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  #1  
Old 07-25-2011
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Crew Etiquette

Looking for some feedback...

This past weekend I was scheduled to crew on sunday at a large regatta, having arrived a day earlier I inquired @ the registration table as to any boats looking for crew. They directed me to a 40.7 (nice boat, my first time on one) that was missing most of their regulars. I was assigned to trimming the headsail and in a race lost a winch handle overboard (in my defense it was during a last second ducking of a starboard where I had to scramble down from the high side rail ).

My question is what would be considered the proper etiquette in this situation?
Should I be expected to replace it...Should I offer with the expectation that the offer be accepted...offer with the expectation it be declined...should the skipper/owner release me from the liability by for example saying don't worry about it these things happen???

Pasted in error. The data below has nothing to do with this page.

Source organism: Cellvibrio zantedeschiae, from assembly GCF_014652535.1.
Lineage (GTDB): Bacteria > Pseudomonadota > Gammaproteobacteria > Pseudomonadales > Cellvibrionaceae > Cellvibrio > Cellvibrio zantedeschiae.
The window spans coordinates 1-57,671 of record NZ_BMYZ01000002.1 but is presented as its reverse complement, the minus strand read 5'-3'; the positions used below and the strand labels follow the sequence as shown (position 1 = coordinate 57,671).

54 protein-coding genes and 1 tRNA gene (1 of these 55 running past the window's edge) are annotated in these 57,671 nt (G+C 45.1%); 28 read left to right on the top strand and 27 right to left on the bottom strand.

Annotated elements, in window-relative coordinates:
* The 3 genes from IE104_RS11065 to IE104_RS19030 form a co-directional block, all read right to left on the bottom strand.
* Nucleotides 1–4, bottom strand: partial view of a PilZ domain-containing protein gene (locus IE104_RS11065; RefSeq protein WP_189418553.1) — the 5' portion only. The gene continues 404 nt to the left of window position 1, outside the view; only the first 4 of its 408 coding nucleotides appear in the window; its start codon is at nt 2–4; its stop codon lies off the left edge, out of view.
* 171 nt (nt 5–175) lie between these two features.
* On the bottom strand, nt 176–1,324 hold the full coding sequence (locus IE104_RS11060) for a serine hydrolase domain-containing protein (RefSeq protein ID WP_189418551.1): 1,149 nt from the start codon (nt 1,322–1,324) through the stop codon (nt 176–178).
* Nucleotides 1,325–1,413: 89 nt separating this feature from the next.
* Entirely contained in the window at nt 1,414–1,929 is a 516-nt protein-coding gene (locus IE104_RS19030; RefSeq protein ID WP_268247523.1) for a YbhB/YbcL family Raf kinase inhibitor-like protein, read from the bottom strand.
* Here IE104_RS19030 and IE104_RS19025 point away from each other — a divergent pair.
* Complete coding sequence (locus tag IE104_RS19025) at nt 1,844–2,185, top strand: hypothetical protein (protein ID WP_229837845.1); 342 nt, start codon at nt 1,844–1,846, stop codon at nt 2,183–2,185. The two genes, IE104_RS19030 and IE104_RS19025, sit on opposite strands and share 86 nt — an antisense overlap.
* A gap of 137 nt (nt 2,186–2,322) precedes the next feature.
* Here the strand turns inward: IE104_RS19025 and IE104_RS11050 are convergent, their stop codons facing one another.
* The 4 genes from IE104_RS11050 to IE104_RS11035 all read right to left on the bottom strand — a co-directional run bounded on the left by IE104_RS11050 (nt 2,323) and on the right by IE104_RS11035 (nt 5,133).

Feedback would be appreciated as I'm fairly new to the racing scene.

I've found who I'm pretty sure to be the owner on line and would like
to move expeditiously.

Thanks
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Old 07-25-2011
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Offer to replace it (and be ready to). However, the owner will probably decline.
I had a crew drop 2 handles overboard in the same race. After the second one I told him to replace it. 2 in one day is not cool, it's careless. I'm not careless with my crew's lives or equipment they bring, no sense to go throwing my stuff over the side.

I still race with him, and he's a good guy, and I certainly appreciated him replacing the handle. I also like having him on board. It's a case by case thing. Since you were a stand-in crew, I'd at least offer. You were the one that dropped it!
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  #3  
Old 07-25-2011
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Apologize and offer to replace with the expectation that the skipper will accept.

Things happen quickly in racing and you have to be prepared. Dropping the handle was your fault and you should take responsibility for it.
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Old 07-25-2011